Learning and assessment
How you will learn
We are preparing your tutorials, laboratory classes, workshops and seminars so that you can study and discuss your subjects with your tutors and fellow students in stimulating and enjoyable ways. While we will keep some elements of online course delivery, particularly while Covid-19 restrictions remain in place or where this enhances course delivery, teaching is being planned to take place in-person wherever possible. This will be subject to government guidance remaining unchanged.
We will use the best of digital technologies to support both your in-person and online teaching. We will provide live, interactive online sessions, alongside pre-recorded teaching materials so that you can work through them at your own pace. While the mix of in-person and digital teaching will vary by course, we aim to increase the proportion of in-person teaching in the spring term.
Students are taught in small seminar groups, so there is plenty of opportunity for discussion of ideas and development of our students as researchers.
MA Dissertation Preparation Day
This is an opportunity for students to learn more about the challenges of a larger-scale research project, about supervision and support, and about the resources available to Masters researchers. It is also a social occasion, bringing together our postgraduate students as an academic community. Find out more about the Dissertation Preparation Day.
All new postgraduate taught students can opt into our peer mentoring scheme. Your peer mentor will help you settle into life at Nottingham and access support if needed.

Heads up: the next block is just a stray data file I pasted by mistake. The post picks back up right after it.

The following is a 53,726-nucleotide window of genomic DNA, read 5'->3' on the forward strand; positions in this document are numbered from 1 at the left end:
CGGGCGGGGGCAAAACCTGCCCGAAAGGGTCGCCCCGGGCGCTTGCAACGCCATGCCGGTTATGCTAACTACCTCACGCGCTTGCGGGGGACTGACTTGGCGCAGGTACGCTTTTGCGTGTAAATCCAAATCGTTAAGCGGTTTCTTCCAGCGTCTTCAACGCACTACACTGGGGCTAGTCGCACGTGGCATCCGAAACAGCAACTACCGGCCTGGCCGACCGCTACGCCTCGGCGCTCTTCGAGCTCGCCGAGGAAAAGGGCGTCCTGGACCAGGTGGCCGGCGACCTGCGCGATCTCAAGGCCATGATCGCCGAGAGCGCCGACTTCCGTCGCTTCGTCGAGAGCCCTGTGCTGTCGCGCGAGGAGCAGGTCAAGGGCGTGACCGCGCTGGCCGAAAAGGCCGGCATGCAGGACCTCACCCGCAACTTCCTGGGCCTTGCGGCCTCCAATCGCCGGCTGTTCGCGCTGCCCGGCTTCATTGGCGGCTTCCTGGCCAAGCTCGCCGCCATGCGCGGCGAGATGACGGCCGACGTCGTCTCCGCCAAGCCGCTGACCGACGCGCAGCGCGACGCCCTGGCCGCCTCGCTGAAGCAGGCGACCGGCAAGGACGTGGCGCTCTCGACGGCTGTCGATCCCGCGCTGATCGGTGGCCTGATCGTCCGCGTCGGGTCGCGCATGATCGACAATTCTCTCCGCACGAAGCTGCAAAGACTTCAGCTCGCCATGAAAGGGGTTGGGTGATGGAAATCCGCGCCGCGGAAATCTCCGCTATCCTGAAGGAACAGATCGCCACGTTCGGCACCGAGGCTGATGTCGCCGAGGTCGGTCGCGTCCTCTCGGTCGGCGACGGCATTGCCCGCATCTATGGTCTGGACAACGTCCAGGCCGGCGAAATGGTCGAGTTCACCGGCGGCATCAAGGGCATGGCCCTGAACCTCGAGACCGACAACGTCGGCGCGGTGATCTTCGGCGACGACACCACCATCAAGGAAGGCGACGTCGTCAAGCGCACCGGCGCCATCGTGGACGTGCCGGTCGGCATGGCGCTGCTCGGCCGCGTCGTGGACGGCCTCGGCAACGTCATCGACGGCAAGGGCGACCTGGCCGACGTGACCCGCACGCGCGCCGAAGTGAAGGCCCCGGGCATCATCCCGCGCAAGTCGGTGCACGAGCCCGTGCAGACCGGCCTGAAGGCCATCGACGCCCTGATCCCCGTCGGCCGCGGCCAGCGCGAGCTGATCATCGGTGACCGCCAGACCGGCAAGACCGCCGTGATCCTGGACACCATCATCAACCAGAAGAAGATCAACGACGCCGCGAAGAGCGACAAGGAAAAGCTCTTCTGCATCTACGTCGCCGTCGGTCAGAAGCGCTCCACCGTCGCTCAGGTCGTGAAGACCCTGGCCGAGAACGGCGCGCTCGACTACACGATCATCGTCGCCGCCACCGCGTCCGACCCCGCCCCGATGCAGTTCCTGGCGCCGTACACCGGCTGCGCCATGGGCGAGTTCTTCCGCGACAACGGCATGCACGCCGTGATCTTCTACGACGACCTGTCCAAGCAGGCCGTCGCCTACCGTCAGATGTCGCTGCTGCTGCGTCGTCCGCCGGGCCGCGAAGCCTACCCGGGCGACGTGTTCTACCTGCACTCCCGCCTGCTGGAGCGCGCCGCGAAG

More about peer mentoring.
How you will be assessed
All assessments in the 2021/22 academic year will be delivered online unless there is a professional accreditation requirement or a specific need for on-campus delivery and in-person invigilation.
Most modules are assessed by written work of varying lengths, corresponding with the content and weighting of the module.
Your course tutors provide detailed comments on assignments.
Towards the end of your studies, you will complete a 14,000 word dissertation. This is a major piece of independent research, and you will be allocated a supervisor who is a specialist in your chosen area.
Your dissertation supervisor will provide advice and guidance to help you select your area of study, and offer close supervision and support as you complete your research.
Contact time and study hours
You will typically have six hours of face-to-face timetabled contact a week. Your tutors will also be available during office hours to discuss your work, address any issues, and help you develop your understanding.
One credit is approximately 10 hours of student work, so a 20-credit module will be around 200 hours of work. On average, you will spend around 13 hours per module per week on structured independent study.